Effects Of Higher Fuel Prices Being Felt Elsewhere

We've watched as gas prices have climbed rapidly over the past three months. While we here in New Hampshire aren't seeing the highest prices in the nation (or New England) they are approaching the highs seen in 2008. Yesterday I filled up the trusty F150 for $3.69 per gallon. The highest price I saw today here in central New Hampshire for 87-octane gas was $3.75. Highs elsewhere in the nation top $4. Some are expecting gas to hit as much as $6 this summer.

As painful as the rising gas prices are, some side effects are being felt elsewhere in the economy.

Deb and I went grocery shopping at our local chain supermarket today. One of the first things Deb noticed was many food prices were higher than only two weeks ago. Much higher. Most of that can be directly attributable to higher transportation costs because of rising fuel prices.

The higher gas prices are also expected to have a negative effect on the summer tourist season. The last time prices were this high a lot of families changed vacation plans, staying closer to home. In 2008 we saw a lot more 'local' folks vacationing here rather than the usual people from elsewhere in the US and Canada. Boat traffic on the lake was down considerably because marine gas prices approached $5 per gallon. I have no doubt we'll see the same thing this summer, only worse.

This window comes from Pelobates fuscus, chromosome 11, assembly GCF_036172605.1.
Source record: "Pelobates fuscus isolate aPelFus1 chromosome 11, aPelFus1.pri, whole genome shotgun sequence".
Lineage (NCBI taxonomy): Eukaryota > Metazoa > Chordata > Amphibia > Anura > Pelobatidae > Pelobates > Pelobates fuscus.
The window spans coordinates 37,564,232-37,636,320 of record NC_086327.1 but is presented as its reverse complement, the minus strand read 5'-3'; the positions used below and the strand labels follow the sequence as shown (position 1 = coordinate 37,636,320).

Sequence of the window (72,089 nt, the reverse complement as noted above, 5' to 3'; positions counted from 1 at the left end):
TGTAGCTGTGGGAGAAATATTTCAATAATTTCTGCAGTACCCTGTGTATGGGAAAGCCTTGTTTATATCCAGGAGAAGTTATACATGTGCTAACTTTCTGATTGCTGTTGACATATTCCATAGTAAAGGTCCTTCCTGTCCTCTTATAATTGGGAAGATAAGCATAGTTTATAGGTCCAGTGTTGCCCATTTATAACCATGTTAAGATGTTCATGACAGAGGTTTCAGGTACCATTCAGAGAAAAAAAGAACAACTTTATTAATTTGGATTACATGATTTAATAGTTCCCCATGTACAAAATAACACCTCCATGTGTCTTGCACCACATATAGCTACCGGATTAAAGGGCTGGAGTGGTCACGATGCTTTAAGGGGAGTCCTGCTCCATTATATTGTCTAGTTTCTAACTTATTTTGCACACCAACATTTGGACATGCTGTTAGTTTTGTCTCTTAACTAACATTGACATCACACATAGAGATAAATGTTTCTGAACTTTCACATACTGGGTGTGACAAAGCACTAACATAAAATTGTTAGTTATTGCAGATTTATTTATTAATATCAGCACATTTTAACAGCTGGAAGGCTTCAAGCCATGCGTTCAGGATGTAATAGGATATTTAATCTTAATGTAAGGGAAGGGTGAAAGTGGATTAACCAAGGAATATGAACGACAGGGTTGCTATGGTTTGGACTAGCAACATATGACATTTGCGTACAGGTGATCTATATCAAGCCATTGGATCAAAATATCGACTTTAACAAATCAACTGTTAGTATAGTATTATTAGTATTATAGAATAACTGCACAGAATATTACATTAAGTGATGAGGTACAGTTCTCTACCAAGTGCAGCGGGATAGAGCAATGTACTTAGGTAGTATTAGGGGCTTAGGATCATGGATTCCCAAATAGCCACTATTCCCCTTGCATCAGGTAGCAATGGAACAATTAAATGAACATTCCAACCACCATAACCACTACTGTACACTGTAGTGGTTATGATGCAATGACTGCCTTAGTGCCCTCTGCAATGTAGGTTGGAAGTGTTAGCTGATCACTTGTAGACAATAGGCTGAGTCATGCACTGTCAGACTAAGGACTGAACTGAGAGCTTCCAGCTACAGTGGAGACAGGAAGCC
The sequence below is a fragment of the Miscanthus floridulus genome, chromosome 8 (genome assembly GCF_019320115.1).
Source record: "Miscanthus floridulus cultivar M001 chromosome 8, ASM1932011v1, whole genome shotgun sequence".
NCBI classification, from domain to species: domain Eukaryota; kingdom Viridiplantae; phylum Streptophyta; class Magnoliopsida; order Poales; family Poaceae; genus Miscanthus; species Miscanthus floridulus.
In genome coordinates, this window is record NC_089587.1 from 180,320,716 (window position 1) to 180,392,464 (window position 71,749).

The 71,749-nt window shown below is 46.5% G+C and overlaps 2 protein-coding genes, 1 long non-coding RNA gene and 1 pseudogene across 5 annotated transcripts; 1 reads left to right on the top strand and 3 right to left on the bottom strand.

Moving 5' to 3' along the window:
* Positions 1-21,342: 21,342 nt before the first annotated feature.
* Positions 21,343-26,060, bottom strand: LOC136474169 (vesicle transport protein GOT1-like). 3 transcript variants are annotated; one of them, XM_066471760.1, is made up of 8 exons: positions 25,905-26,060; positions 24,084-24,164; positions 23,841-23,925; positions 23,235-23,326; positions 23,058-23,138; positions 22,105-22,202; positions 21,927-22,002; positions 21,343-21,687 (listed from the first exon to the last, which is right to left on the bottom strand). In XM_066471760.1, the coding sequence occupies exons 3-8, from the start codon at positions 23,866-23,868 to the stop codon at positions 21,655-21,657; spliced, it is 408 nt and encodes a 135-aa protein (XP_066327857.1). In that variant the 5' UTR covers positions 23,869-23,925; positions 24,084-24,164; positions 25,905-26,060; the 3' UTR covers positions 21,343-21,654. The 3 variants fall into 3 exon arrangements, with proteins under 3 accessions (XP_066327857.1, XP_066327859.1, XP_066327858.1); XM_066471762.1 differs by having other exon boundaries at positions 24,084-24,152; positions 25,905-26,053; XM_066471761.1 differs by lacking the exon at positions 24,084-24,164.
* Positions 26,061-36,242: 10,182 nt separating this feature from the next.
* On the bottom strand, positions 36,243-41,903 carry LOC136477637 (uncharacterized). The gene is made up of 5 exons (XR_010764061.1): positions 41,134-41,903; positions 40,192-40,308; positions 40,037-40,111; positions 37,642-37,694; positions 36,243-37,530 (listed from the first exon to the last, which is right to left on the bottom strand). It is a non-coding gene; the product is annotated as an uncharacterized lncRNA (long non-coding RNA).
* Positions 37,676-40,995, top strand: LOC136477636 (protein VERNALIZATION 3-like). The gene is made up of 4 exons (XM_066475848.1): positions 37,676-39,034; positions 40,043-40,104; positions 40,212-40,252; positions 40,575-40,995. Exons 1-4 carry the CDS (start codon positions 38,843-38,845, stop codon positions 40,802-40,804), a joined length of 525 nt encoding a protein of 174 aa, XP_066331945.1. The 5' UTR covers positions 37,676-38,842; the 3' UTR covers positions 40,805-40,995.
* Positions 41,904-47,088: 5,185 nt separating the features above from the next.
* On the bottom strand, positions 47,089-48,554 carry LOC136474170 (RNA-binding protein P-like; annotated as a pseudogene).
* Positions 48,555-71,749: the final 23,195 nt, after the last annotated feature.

As the higher gas prices have hit everyone in the wallet, people have been cutting back in other areas to make up for it. One of the biggest areas where people are cutting back is eating out. It's one of the 'luxuries' most of us can do without and one of the first thing people cut out when money is tight. Other than some of the ice cream stands, most restaurants will be taking a double hit of higher prices for the food they prepare and fewer customers to fill their tables.

It's not going to be a good summer for most of us.